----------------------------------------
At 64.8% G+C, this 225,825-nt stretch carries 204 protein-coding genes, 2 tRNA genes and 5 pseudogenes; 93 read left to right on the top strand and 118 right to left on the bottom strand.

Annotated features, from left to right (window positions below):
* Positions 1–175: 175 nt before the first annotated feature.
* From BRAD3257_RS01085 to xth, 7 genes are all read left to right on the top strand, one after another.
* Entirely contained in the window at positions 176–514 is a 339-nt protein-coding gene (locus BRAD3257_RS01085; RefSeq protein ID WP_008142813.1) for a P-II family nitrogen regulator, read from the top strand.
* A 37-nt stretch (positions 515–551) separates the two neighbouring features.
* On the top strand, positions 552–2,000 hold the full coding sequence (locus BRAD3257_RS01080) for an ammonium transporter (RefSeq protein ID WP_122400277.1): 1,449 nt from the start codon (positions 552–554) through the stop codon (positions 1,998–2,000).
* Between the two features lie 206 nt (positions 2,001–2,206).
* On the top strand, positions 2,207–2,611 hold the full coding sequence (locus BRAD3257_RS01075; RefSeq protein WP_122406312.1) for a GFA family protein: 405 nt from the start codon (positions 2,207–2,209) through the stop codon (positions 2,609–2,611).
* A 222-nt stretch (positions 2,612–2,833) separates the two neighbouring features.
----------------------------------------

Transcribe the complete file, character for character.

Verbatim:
At 64.8% G+C, this 225,825-nt stretch carries 204 protein-coding genes, 2 tRNA genes and 5 pseudogenes; 93 read left to right on the top strand and 118 right to left on the bottom strand.

Annotated features, from left to right (window positions below):
* Positions 1–175: 175 nt before the first annotated feature.
* From BRAD3257_RS01085 to xth, 7 genes are all read left to right on the top strand, one after another.
* Entirely contained in the window at positions 176–514 is a 339-nt protein-coding gene (locus BRAD3257_RS01085; RefSeq protein ID WP_008142813.1) for a P-II family nitrogen regulator, read from the top strand.
* A 37-nt stretch (positions 515–551) separates the two neighbouring features.
* On the top strand, positions 552–2,000 hold the full coding sequence (locus BRAD3257_RS01080) for an ammonium transporter (RefSeq protein ID WP_122400277.1): 1,449 nt from the start codon (positions 552–554) through the stop codon (positions 1,998–2,000).
* Between the two features lie 206 nt (positions 2,001–2,206).
* On the top strand, positions 2,207–2,611 hold the full coding sequence (locus BRAD3257_RS01075; RefSeq protein WP_122406312.1) for a GFA family protein: 405 nt from the start codon (positions 2,207–2,209) through the stop codon (positions 2,609–2,611).
* A 222-nt stretch (positions 2,612–2,833) separates the two neighbouring features.